The forces of European consolidation are attempting to force through the Lisbon Treaty without allowing anyone other than the Irish to vote. And, of course, the Irish have been pressed to vote a second time since they made the “wrong” decision last year, rejecting Lisbon.
But now the treaty faces a serious challenge before the German high court. Reports the EU Observer:
Several of the eight judges in charge of examining whether the EU’s Lisbon Treaty is compatible with the German constitution have expressed scepticism about the constitutional effects of further EU integration.
According to reports in the German media, the debate during the crucial two‐day hearing starting on Tuesday (10 Februrary) on the treaty centred on criminal law and the extent to which it should be the preserve of member states rather than the EU.
The judges questioned whether the EU should be allowed to increase its powers in criminal law.
Judge Herbert Landau said new EU powers in criminal justice affected “core issues” of German legislative authority.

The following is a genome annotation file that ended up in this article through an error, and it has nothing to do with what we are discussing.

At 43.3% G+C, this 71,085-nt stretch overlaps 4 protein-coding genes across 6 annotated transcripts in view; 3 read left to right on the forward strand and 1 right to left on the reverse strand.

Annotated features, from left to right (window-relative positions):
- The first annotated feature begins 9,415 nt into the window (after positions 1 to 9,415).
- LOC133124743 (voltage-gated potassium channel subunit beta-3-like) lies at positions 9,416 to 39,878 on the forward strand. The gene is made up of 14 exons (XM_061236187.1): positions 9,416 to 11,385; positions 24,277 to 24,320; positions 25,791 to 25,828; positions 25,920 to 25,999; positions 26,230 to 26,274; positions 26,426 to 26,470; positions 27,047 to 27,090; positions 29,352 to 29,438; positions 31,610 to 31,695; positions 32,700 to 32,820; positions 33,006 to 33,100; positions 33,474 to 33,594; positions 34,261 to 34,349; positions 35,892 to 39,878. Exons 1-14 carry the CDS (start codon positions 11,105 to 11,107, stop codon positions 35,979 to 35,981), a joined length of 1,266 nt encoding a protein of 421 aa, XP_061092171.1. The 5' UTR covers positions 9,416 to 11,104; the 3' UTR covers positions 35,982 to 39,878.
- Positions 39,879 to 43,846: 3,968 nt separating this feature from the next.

“These are issues affecting the shared values of a people,” he said.
Judge Udo Di Fabio, who prepared the procedure and will deliver the judgement on the treaty, asked whether the transferral of powers to the EU really means more freedom for EU citizens.
“Is the idea of going ever more in this direction not a threat to freedom?” he asked, according to FT Deutschland.
Judge Rudolf Mellinghoff asked whether the treaty was already “in an extensive way” being applied when its comes to the area of criminal sanctions in environment issues – the European Commission may sanction companies for polluting the environment
In all, four of the eight judges questioned the Lisbon Treaty.
The Irish vote was bad enough, causing wailing and gnashing of teeth throughout the continent’s Eurocratic elite. If the EU’s most important country rejects the Lisbon Treaty, the entire EU project will be in doubt. After all, it’s one thing to browbeat the Irish, threatening to toss them out of the EU or push them into some form of second‐rate status. But the EU couldn’t do that with Germany and survive.
It’s hard to imagine the German court overturning the government’s ratification of the treaty. But no one expected the Irish to say no as well. Europe might soon find itself dealing with a political as well as economic crisis.